But after years of disappointed expectations, Vietnam’s agriculture is still developing in a way that relies heavily on the use of inputs and natural resources.
A complete rethink is needed if Vietnam wants to see substantive changes.
Challenges in attracting investment
Vietnam’s agriculture has made enormous progress, from helping Vietnam to become self-sufficient in food to making Vietnam one of the world’s leading exporters of a number of products.
But for Dang Kim Son, former Director of the Institute of Policy and Strategy for Agriculture and Rural Development (IPSARD), there is still much to worry about.
Again and again, he has expressed his view that agricultural growth in years past was mainly driven by the exploitation of natural resources and the overuse of chemical fertilisers.
These measures can produce a large amount of commodities, but they usually have very little added value.
He said, “Rapid yet unsustainable growth has been there for too long. It should have ended in 2000, or 2005 at the latest. But since then, agricultural development has still been dependent on the intensive use of natural resources.”
If Vietnam wants to transform agriculture into a major sector that generates substantial revenues, it is necessary to review its appeal to investment flows.
Son’s concern is not without grounds when investment in agriculture in the past few years has been rather small. Investment in agriculture is not only disproportionate to its promise but also too meagre in comparison with the quantity needed for its development, especially investment from non-State sources.
Investment in agriculture accounts for only about 5.4-5.6% of total social investment, while the sector still contributes 17.7% of gross domestic product, according to data from 2014.
It is also worth mentioning that investment by the domestic private sector is not only small, unsteady and inefficiently allocated, but that it has also shown signs of decline lately.
In the crop-farming sector, for example, private companies tend to concentrate on taking advantage of existing natural resources or commodity trading without paying attention to investing in supply chains, advanced technology and the processing industry to add more value to agricultural products.
The use of land is also inefficient, as many projects, such as forestry, animal husbandry and fruit tree projects, occupy large areas but produce less-than-expected output.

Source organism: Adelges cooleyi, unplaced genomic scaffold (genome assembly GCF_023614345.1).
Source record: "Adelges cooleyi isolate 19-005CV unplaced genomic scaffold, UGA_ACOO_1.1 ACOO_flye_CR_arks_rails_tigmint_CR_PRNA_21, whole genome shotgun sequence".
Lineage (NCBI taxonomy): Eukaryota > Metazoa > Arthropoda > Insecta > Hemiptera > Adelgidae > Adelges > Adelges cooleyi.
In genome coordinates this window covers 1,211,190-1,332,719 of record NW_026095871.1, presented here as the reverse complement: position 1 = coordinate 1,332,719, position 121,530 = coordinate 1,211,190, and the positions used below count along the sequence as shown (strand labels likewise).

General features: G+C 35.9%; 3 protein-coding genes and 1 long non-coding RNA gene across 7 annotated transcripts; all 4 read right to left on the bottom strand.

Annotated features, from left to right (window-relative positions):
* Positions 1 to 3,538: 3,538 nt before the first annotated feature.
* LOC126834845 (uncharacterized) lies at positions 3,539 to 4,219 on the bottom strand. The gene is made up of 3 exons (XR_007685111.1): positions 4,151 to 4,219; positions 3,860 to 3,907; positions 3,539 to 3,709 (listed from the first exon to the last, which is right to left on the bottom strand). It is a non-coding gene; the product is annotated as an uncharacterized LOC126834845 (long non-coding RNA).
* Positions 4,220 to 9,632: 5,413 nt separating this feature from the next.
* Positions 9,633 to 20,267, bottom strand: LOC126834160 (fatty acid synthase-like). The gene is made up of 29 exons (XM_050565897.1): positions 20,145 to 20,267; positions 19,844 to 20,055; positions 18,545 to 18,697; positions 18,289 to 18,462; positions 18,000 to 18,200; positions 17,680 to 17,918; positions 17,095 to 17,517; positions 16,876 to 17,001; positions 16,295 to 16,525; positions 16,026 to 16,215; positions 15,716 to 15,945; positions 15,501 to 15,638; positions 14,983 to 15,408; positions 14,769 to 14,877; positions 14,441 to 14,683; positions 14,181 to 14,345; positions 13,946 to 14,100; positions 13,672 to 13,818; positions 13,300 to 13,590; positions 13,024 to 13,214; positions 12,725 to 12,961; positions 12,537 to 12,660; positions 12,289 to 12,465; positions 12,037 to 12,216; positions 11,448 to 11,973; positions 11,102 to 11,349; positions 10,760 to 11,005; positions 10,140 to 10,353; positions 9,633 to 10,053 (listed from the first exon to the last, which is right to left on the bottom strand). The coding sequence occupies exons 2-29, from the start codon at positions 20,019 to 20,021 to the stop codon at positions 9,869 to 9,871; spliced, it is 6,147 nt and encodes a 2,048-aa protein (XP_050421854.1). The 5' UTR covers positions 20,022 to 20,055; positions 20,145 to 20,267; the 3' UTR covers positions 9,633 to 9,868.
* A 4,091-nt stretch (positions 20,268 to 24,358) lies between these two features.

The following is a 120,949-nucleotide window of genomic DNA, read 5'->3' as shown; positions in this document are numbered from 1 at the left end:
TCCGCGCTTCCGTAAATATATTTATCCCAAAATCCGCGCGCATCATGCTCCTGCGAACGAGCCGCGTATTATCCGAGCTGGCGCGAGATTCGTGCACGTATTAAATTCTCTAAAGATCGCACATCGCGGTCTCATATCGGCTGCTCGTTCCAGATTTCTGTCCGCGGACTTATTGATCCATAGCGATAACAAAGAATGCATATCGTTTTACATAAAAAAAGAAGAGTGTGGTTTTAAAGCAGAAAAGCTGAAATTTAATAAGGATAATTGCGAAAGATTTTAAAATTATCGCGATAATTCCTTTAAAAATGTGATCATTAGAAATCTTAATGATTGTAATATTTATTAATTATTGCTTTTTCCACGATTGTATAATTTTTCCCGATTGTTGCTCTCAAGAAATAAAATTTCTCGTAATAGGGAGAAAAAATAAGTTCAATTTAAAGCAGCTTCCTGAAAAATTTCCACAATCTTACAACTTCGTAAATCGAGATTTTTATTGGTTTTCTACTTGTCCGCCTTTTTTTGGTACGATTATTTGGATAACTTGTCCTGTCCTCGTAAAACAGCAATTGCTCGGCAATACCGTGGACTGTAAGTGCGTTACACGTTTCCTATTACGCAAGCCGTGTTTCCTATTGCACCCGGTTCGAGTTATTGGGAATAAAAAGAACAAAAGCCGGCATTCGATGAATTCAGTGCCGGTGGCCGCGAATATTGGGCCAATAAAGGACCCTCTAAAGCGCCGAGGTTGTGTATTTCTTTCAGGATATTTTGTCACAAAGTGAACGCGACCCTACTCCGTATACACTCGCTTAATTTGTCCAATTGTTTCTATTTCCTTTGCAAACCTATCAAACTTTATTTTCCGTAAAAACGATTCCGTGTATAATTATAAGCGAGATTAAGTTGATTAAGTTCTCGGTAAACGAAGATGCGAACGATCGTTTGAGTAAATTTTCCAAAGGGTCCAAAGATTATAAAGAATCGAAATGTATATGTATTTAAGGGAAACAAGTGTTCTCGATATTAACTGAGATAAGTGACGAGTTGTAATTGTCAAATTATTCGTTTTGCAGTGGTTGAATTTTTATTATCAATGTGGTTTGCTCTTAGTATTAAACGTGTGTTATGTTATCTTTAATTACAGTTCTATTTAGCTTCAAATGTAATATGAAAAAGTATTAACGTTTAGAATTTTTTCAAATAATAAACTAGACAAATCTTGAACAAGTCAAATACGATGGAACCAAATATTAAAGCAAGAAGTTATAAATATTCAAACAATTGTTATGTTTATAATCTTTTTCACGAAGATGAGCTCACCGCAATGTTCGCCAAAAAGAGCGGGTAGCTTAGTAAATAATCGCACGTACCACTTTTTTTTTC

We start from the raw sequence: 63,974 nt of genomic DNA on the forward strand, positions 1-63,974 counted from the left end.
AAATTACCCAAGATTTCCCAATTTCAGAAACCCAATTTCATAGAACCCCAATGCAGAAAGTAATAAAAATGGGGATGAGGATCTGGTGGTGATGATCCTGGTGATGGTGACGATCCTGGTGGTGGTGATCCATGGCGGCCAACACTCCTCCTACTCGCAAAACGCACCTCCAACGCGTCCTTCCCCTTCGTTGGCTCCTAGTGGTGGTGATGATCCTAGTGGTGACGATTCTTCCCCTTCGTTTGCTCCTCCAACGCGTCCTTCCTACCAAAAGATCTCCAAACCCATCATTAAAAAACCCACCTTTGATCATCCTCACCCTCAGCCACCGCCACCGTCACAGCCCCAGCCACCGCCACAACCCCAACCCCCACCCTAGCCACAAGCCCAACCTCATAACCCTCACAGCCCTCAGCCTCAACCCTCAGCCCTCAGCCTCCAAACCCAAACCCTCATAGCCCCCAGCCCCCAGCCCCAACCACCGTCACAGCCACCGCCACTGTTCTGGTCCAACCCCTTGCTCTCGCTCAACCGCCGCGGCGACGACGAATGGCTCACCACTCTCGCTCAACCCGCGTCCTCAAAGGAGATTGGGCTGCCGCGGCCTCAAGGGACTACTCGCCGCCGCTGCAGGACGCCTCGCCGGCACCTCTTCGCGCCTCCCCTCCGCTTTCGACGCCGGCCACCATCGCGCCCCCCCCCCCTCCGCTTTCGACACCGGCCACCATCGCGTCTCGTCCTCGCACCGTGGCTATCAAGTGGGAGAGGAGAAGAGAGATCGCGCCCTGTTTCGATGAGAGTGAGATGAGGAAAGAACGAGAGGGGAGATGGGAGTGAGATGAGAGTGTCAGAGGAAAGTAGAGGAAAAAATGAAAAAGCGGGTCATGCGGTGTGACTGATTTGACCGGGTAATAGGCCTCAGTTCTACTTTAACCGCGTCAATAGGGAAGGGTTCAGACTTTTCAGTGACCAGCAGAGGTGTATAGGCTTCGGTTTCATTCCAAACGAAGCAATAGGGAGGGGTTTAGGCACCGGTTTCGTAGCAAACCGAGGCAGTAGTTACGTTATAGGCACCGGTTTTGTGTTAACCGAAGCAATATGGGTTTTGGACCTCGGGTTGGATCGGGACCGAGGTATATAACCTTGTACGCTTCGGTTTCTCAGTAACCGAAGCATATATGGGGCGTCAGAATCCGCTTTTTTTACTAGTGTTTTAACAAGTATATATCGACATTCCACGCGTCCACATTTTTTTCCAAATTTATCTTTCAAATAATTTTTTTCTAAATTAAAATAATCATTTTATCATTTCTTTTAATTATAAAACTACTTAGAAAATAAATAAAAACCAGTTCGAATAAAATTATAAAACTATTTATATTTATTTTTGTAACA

At a recent workshop on agribusiness organised by the Central Economic Commission, experts pointed out that one of the primary reasons for such weaknesses in the agricultural sector is its heavy dependence on smallholders who grow their crops on fragmented pieces of land.
It is also an obstacle when enterprises do not have enough clear land to produce on a large scale. According to official statistics, Vietnam has nine million hectares of arable land, one million hectares of water surface and eight million hectares of forest for economic purposes.
But such resources are scattered and belong to fifteen million farming households throughout the country, which makes land consolidation a highly challenging task.
When capital does not flow into agriculture and the public–private partnership model is not attractive enough to enterprises, it is hard to mobilise the resources needed to bring about sweeping changes in agriculture.
Plans for large-scale production, intensive farming, modern agricultural practices, brand-building, market access, value chains and expanding distribution networks and will exist on paper only if there are no resources to implement them.
A rethink is needed to promote commodity production
Experts say it is time for Vietnam to rethink its agricultural policy, shifting from an agriculture that aims to feed the nation to an agriculture that enriches its farmers by adding more knowledge and technology into the production process.
At present, several investors have emerged as the pioneers in applying advanced technology and developing the markets, thereby driving agriculture in many regions, such as Vinamilk, Lam Son Sugarcane Company, TH Truemilk and Viet Uc Company.
Vietnam has also seen an increase in its number of FDI projects in agriculture. As of June 2016, total foreign investment in agriculture reached nearly US$3.8 billion in 536 projects.
A bright spot is that in the first six months of 2016, another US$53.1 million in foreign funds was pledged to eight new and eight existing projects, up 86.5% over the same period of last year in terms of capital.
But all of that is not enough. If Vietnam wants to have an agriculture commensurate with its potential, the foremost solution that needs consideration is promoting commodity production through the formation of farms in designated areas where what is produced is highly competitive.
Furthermore, it is necessary to encourage contract-based agricultural activities to address the fact that smallholders are unable to access inputs and agricultural services, as well as to formalise the link between smallholders and the food-processing industry.
Another solution is accelerating the formation of linkages between agriculture and industry. This requires cooperation between relevant parties, including local authorities and trade associations in building the necessary infrastructure and establishing effective management of supply chains.
For now, there is also a lack of policies aimed at encouraging agribusinesses; such breakthroughs are needed to facilitate capital access and introduce other incentive policies.
If these above-mentioned measures are implemented concurrently, Vietnam will have more and more enterprises that could breathe a new life into its promising agricultural sector at a time when the country is deepening its international integration.